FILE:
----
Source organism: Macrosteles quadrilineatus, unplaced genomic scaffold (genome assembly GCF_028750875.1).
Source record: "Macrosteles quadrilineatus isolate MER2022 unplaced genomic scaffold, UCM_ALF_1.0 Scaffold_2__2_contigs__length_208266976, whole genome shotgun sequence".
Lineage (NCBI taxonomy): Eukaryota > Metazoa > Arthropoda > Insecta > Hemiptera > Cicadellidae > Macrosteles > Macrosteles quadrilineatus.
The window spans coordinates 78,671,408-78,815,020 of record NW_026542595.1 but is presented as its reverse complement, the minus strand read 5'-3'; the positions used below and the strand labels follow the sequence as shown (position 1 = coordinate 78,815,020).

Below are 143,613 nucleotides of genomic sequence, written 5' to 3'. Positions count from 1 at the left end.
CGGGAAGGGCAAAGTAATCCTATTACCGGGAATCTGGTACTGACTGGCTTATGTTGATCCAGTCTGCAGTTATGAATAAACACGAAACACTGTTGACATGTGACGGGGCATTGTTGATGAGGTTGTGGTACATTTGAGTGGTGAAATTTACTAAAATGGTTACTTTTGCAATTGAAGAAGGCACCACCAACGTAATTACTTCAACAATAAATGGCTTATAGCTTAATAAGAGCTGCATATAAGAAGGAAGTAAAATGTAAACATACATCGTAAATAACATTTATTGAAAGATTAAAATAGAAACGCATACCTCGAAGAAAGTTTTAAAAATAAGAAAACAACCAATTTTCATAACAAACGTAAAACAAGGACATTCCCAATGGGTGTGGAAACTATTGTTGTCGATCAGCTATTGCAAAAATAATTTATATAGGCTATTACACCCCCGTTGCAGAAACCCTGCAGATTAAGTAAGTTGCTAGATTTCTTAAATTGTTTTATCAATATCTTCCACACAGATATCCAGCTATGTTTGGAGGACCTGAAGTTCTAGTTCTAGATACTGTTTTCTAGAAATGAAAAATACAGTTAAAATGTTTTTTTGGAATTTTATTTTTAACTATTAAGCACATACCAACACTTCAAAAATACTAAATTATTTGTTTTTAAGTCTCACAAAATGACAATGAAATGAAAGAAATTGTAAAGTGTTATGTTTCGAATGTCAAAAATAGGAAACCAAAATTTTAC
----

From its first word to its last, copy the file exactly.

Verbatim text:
Source organism: Macrosteles quadrilineatus, unplaced genomic scaffold (genome assembly GCF_028750875.1).
Source record: "Macrosteles quadrilineatus isolate MER2022 unplaced genomic scaffold, UCM_ALF_1.0 Scaffold_2__2_contigs__length_208266976, whole genome shotgun sequence".
Lineage (NCBI taxonomy): Eukaryota > Metazoa > Arthropoda > Insecta > Hemiptera > Cicadellidae > Macrosteles > Macrosteles quadrilineatus.
The window spans coordinates 78,671,408-78,815,020 of record NW_026542595.1 but is presented as its reverse complement, the minus strand read 5'-3'; the positions used below and the strand labels follow the sequence as shown (position 1 = coordinate 78,815,020).

Below are 143,613 nucleotides of genomic sequence, written 5' to 3'. Positions count from 1 at the left end.
CGGGAAGGGCAAAGTAATCCTATTACCGGGAATCTGGTACTGACTGGCTTATGTTGATCCAGTCTGCAGTTATGAATAAACACGAAACACTGTTGACATGTGACGGGGCATTGTTGATGAGGTTGTGGTACATTTGAGTGGTGAAATTTACTAAAATGGTTACTTTTGCAATTGAAGAAGGCACCACCAACGTAATTACTTCAACAATAAATGGCTTATAGCTTAATAAGAGCTGCATATAAGAAGGAAGTAAAATGTAAACATACATCGTAAATAACATTTATTGAAAGATTAAAATAGAAACGCATACCTCGAAGAAAGTTTTAAAAATAAGAAAACAACCAATTTTCATAACAAACGTAAAACAAGGACATTCCCAATGGGTGTGGAAACTATTGTTGTCGATCAGCTATTGCAAAAATAATTTATATAGGCTATTACACCCCCGTTGCAGAAACCCTGCAGATTAAGTAAGTTGCTAGATTTCTTAAATTGTTTTATCAATATCTTCCACACAGATATCCAGCTATGTTTGGAGGACCTGAAGTTCTAGTTCTAGATACTGTTTTCTAGAAATGAAAAATACAGTTAAAATGTTTTTTTGGAATTTTATTTTTAACTATTAAGCACATACCAACACTTCAAAAATACTAAATTATTTGTTTTTAAGTCTCACAAAATGACAATGAAATGAAAGAAATTGTAAAGTGTTATGTTTCGAATGTCAAAAATAGGAAACCAAAATTTTAC